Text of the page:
PERSONAL BAGGAGE
A Tale of Marriage, Medicine and Murder

Chapter Nineteen

This is a preview to the chapter Chapter Nineteen from the book PERSONAL BAGGAGE by Margaret McMillion.
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“Complimentary Reindeer Exams” proclaimed the sign in front of the veterinarian’s office as Penny set out for Jacksonville Oncology on Christmas Eve. Given her choice of Thanksgiving, Christmas Eve or Christmas night, she had chosen to be off on Christmas night so that her children could come for supper after their own separate family celebrations that morning.

Christmas wreaths decorated every door in Jacksonville Oncology, and a tree adorned with white angels stood in the hall near the nurses’ station. The tree’s electric cord was plugged into a socket inside Maureen’s door and its multicolor lights shined into her room. First-place prize in the inter-departmental decorating contest would be dinner at Shoney’s for the entire winning department’s staff, and the Oncology nurses aimed to win.

Barb was off tonight, and Penny flipped through the Kardex while Janet, one of the other night nurses, put on a scrub uniform.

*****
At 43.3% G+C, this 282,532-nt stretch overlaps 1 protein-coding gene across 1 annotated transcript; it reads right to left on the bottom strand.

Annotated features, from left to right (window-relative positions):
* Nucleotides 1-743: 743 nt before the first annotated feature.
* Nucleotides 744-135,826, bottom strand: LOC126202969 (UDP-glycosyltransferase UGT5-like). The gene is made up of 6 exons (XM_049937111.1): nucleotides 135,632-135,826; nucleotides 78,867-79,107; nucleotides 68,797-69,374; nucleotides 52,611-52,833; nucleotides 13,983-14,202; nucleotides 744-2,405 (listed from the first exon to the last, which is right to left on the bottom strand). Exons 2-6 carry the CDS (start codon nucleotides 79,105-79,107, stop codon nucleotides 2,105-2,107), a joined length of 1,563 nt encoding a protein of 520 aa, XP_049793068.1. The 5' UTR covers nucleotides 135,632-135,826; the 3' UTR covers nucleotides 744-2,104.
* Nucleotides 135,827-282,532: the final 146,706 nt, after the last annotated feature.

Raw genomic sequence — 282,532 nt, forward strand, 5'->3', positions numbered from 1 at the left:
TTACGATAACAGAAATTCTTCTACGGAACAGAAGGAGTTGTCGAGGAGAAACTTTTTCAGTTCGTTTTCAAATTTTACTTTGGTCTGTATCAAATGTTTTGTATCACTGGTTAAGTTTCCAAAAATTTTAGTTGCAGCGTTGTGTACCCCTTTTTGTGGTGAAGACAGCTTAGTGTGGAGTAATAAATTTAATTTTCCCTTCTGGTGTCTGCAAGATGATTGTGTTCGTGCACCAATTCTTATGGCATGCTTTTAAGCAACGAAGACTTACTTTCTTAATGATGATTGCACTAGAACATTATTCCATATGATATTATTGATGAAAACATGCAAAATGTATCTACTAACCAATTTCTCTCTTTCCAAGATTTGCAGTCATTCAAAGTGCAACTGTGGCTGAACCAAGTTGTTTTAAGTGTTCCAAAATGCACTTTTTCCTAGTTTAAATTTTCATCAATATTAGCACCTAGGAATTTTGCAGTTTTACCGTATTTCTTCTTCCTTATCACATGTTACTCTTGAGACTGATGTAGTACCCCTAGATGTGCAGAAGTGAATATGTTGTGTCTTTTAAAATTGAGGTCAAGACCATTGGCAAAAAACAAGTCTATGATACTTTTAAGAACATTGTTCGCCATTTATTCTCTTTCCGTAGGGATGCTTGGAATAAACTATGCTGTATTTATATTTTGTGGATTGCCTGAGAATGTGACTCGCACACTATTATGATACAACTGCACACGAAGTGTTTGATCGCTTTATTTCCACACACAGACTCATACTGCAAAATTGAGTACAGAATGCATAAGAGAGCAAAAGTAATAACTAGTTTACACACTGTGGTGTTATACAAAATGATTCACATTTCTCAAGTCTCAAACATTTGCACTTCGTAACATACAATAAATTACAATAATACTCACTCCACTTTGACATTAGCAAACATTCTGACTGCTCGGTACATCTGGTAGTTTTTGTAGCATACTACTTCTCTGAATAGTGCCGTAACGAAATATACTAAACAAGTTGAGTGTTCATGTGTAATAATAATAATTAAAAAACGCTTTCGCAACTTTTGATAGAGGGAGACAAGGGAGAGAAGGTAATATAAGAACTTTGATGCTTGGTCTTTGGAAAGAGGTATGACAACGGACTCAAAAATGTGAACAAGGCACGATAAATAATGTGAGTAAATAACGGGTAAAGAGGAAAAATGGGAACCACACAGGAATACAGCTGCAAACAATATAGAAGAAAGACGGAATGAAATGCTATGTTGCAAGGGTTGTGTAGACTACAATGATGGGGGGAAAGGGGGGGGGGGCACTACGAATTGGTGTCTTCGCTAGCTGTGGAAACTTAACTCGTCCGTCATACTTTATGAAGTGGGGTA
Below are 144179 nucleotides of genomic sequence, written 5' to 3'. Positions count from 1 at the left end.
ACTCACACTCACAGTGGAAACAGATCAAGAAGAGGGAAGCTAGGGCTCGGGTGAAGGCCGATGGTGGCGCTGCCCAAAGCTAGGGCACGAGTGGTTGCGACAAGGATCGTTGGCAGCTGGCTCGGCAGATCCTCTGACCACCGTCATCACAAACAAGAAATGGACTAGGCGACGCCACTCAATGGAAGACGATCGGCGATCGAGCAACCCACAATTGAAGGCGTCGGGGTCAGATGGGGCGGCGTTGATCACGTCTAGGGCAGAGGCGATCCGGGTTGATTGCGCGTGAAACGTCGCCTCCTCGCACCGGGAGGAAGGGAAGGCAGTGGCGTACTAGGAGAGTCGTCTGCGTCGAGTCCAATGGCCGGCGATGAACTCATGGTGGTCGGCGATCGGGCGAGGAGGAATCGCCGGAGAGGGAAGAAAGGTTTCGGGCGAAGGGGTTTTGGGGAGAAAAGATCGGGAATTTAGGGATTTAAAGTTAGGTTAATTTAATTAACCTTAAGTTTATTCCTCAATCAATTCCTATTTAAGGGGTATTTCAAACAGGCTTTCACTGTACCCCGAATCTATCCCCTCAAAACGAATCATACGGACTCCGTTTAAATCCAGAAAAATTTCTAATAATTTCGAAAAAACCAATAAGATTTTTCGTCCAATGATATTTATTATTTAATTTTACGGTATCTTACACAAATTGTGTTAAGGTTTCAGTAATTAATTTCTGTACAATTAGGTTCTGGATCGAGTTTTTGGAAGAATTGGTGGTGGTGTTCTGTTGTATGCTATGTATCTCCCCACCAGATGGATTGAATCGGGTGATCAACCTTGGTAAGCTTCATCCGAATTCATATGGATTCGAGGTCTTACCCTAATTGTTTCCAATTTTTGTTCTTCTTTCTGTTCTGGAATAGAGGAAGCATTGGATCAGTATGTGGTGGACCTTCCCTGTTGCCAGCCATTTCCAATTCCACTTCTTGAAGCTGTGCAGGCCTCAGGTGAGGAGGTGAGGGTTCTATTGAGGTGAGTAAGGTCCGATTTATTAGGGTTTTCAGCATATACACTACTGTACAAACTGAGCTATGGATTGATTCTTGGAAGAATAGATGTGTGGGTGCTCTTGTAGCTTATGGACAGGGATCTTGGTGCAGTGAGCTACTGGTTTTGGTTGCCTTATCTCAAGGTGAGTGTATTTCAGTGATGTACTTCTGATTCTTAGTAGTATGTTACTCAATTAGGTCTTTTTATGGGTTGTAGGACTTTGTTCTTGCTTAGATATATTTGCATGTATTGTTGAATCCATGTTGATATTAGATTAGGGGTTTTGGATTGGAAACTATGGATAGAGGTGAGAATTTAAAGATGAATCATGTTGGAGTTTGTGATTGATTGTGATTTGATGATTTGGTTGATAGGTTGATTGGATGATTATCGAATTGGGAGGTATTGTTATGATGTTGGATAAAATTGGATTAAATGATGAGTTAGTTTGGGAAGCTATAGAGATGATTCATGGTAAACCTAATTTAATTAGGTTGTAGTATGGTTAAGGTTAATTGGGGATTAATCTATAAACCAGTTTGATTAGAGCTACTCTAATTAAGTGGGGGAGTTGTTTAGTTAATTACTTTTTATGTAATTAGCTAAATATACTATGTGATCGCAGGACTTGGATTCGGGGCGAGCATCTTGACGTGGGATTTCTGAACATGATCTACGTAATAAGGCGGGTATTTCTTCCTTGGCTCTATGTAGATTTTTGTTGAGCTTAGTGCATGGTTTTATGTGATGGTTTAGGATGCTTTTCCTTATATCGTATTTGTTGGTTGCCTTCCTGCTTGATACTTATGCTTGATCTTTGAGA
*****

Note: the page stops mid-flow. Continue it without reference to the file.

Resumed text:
“Now Penny,” Janet said, “Barb told me that you would want to take care of your friend, but she’s really gone down hill. We’ve given her enough blood to float a mattress, and she’s on her third antibiotic, but her blood culture still grew out bacteria. I just want to be sure you understand that I’ll be glad to take care of her tonight.”

“Thanks, Janet, but I want her. Maureen claims she’s getting better. She insists on using a bedside commode, even though she’s too weak to stand up.”

“That’s how she was last week,” Janet said. “Dr. Benson made her a No Code this morning.”

Penny’s other patient, Mrs. Hattye Hall, a seventy-year-old with ice-blue hair and severe back pain, was eating supper so Penny pulled on isolation garb and entered Maureen’s room. The drastic change in her appearance was a metamorphosis: a coach into a pumpkin.

After chemotherapy, scanty hair, soft as feathers and the color of stone, had taken the place of Maureen’s black pageboy, and tonight her skin was the color of earth. Her respirations were noisy with congestion as she breathed five liters of oxygen from a nasal cannula.

“I’m going to put the cuff on your arm and check your blood pressure.” Penny’s voice sounded loud in the small room.

“You’re here,” Maureen whispered.
Penny pushed back tears. Tomorrow she could be sad.

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